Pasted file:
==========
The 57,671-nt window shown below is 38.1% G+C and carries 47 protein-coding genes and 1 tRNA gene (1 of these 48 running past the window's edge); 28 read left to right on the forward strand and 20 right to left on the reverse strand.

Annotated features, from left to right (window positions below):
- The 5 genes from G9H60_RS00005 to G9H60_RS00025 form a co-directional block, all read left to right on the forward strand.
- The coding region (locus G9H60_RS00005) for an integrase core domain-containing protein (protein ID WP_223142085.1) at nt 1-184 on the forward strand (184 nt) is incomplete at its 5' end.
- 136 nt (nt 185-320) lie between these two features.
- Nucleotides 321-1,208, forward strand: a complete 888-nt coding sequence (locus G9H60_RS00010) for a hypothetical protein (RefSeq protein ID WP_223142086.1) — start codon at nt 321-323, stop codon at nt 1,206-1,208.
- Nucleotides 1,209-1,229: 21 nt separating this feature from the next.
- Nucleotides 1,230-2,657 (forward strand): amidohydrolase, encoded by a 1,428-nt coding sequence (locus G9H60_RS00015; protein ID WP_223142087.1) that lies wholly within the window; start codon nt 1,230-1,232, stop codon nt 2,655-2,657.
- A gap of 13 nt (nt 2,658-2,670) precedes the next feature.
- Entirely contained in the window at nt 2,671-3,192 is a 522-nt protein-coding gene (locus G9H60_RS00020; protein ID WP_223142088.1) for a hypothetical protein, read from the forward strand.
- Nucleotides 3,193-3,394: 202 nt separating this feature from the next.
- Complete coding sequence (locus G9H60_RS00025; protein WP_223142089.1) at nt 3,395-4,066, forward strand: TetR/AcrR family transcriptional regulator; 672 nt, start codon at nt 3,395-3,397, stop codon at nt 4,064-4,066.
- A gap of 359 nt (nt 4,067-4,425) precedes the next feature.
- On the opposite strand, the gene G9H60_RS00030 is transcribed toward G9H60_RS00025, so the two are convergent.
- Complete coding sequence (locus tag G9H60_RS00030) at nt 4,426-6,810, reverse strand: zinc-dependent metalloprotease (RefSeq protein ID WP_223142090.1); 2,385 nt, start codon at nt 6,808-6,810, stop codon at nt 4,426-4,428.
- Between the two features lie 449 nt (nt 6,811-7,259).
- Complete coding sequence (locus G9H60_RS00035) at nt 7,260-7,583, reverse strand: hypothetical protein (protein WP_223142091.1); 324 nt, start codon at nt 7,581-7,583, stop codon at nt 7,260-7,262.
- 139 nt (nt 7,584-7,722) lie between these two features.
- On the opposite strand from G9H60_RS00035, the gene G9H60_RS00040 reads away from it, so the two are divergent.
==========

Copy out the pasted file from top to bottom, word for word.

The 57,671-nt window shown below is 38.1% G+C and carries 47 protein-coding genes and 1 tRNA gene (1 of these 48 running past the window's edge); 28 read left to right on the forward strand and 20 right to left on the reverse strand.

Annotated features, from left to right (window positions below):
- The 5 genes from G9H60_RS00005 to G9H60_RS00025 form a co-directional block, all read left to right on the forward strand.
- The coding region (locus G9H60_RS00005) for an integrase core domain-containing protein (protein ID WP_223142085.1) at nt 1-184 on the forward strand (184 nt) is incomplete at its 5' end.
- 136 nt (nt 185-320) lie between these two features.
- Nucleotides 321-1,208, forward strand: a complete 888-nt coding sequence (locus G9H60_RS00010) for a hypothetical protein (RefSeq protein ID WP_223142086.1) — start codon at nt 321-323, stop codon at nt 1,206-1,208.
- Nucleotides 1,209-1,229: 21 nt separating this feature from the next.
- Nucleotides 1,230-2,657 (forward strand): amidohydrolase, encoded by a 1,428-nt coding sequence (locus G9H60_RS00015; protein ID WP_223142087.1) that lies wholly within the window; start codon nt 1,230-1,232, stop codon nt 2,655-2,657.
- A gap of 13 nt (nt 2,658-2,670) precedes the next feature.
- Entirely contained in the window at nt 2,671-3,192 is a 522-nt protein-coding gene (locus G9H60_RS00020; protein ID WP_223142088.1) for a hypothetical protein, read from the forward strand.
- Nucleotides 3,193-3,394: 202 nt separating this feature from the next.
- Complete coding sequence (locus G9H60_RS00025; protein WP_223142089.1) at nt 3,395-4,066, forward strand: TetR/AcrR family transcriptional regulator; 672 nt, start codon at nt 3,395-3,397, stop codon at nt 4,064-4,066.
- A gap of 359 nt (nt 4,067-4,425) precedes the next feature.
- On the opposite strand, the gene G9H60_RS00030 is transcribed toward G9H60_RS00025, so the two are convergent.
- Complete coding sequence (locus tag G9H60_RS00030) at nt 4,426-6,810, reverse strand: zinc-dependent metalloprotease (RefSeq protein ID WP_223142090.1); 2,385 nt, start codon at nt 6,808-6,810, stop codon at nt 4,426-4,428.
- Between the two features lie 449 nt (nt 6,811-7,259).
- Complete coding sequence (locus G9H60_RS00035) at nt 7,260-7,583, reverse strand: hypothetical protein (protein WP_223142091.1); 324 nt, start codon at nt 7,581-7,583, stop codon at nt 7,260-7,262.
- 139 nt (nt 7,584-7,722) lie between these two features.
- On the opposite strand from G9H60_RS00035, the gene G9H60_RS00040 reads away from it, so the two are divergent.